“Mourning is not forgetting ... It is an undoing. Every minute tie has to be untied and something permanent and valuable recovered and assimilated from the dust.”
Today, I decided to step back and look at “the big picture.” As the death tolls from the earthquake and cyclone in China and Myanmar, respectively, surpass a staggering 130,000, the suffering of the survivors in these two nations is unfathomable.
To put this into perspective, lives lost from both September 11, 2001 and from Hurricane Katrina in La. combined were less than 5,000, and still the devastating effects of these events will have far reach in the American collective consciousness long into our future. During this time of healing and rebuilding in Asia, the people of these nations will be forever changed.
Knowing full well that a great deal of American industry, and even many of our individual paychecks, in some way relies heavily on the hard labor and manufacturing efforts of the people of Asia, (whose hourly earnings range anywhere from $0.45 per hour in village manufacturing plants to $1.19 in urban areas*). It is appropriate, if just for a single moment, to forget borders, shipping costs, cultural differences, which product is made in America/which is not, competition for labor contracts and so on, and take pause.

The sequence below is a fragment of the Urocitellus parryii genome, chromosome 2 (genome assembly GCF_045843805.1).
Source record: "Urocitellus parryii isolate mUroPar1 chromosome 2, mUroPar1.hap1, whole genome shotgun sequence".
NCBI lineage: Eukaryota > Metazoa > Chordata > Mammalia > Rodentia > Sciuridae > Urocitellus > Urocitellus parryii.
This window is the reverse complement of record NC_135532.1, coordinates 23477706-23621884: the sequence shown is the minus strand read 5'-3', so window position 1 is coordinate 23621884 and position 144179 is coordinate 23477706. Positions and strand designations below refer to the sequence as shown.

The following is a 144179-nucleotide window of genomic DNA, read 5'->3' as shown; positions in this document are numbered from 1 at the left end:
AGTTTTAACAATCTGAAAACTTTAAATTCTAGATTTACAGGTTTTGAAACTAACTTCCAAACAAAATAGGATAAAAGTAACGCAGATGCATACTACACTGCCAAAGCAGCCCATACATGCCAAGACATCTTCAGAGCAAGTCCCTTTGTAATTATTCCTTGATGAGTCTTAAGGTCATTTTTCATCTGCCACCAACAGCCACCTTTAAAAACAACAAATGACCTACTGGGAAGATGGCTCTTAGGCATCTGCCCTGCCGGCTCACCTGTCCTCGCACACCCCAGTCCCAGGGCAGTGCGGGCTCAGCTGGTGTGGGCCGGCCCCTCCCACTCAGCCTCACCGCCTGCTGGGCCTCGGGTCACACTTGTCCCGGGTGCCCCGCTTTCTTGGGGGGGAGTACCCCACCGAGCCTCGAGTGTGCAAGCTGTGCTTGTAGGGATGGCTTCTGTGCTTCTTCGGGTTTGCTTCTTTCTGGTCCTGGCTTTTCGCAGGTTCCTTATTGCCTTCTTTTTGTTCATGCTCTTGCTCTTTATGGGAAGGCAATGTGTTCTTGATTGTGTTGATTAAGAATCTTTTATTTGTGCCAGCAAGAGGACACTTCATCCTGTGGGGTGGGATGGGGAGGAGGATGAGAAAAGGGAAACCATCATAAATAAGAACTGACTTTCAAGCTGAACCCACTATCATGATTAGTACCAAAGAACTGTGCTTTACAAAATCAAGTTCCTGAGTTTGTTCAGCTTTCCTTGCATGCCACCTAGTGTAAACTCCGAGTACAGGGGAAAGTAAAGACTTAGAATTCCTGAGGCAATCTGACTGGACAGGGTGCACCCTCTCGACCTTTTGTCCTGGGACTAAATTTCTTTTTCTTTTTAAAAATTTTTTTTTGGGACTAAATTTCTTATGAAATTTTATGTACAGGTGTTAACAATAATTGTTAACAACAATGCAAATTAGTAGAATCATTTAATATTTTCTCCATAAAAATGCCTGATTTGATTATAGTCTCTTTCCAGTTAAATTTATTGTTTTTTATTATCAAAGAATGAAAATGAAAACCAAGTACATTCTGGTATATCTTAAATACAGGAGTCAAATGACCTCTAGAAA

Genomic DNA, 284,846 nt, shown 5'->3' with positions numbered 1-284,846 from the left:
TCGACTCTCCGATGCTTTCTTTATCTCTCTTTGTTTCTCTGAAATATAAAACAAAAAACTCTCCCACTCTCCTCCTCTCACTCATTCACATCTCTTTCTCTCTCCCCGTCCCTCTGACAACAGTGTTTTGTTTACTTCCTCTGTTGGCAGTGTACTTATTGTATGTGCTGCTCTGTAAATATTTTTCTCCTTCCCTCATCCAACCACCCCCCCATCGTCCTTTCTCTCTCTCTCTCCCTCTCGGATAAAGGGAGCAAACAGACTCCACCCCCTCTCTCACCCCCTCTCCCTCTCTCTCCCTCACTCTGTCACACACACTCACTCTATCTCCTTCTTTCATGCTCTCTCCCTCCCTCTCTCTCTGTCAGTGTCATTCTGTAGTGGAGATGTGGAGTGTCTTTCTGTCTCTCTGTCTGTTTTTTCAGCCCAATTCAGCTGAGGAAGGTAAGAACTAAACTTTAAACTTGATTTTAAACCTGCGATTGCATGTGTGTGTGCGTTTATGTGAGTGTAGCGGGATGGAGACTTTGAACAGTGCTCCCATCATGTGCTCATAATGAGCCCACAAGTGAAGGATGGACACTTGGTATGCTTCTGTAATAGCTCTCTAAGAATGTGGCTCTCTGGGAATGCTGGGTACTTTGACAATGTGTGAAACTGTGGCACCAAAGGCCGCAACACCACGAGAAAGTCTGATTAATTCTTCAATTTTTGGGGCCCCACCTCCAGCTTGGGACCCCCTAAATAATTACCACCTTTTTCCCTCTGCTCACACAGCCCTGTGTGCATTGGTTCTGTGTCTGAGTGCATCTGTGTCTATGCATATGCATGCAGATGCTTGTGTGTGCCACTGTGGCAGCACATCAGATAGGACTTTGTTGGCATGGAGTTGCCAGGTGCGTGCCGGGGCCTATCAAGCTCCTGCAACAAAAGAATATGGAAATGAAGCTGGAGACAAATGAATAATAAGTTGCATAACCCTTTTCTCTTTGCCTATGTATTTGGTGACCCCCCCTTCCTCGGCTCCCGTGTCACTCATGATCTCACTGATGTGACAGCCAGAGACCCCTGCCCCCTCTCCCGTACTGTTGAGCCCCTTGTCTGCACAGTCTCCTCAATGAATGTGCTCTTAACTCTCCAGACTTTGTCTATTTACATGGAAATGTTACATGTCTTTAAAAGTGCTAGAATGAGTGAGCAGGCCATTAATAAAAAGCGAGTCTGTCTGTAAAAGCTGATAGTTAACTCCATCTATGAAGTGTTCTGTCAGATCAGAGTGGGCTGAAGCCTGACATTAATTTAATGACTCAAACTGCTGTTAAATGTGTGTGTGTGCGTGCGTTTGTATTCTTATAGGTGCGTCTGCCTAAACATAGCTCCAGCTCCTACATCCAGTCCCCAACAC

On May 19, throughout China, a three-minute moment of silence was observed to grieve and show respect for those who were lost in the tragedy. So, as you flip through this issue, reading up on the important trends, new products and manufacturing processes that are reported on, stop to observe and show respect for the deep suffering and loss of those who may have quite possibly had a hand in your success.
(* From the U.S. Department of Labor/Bureau of Labor Statistics website.)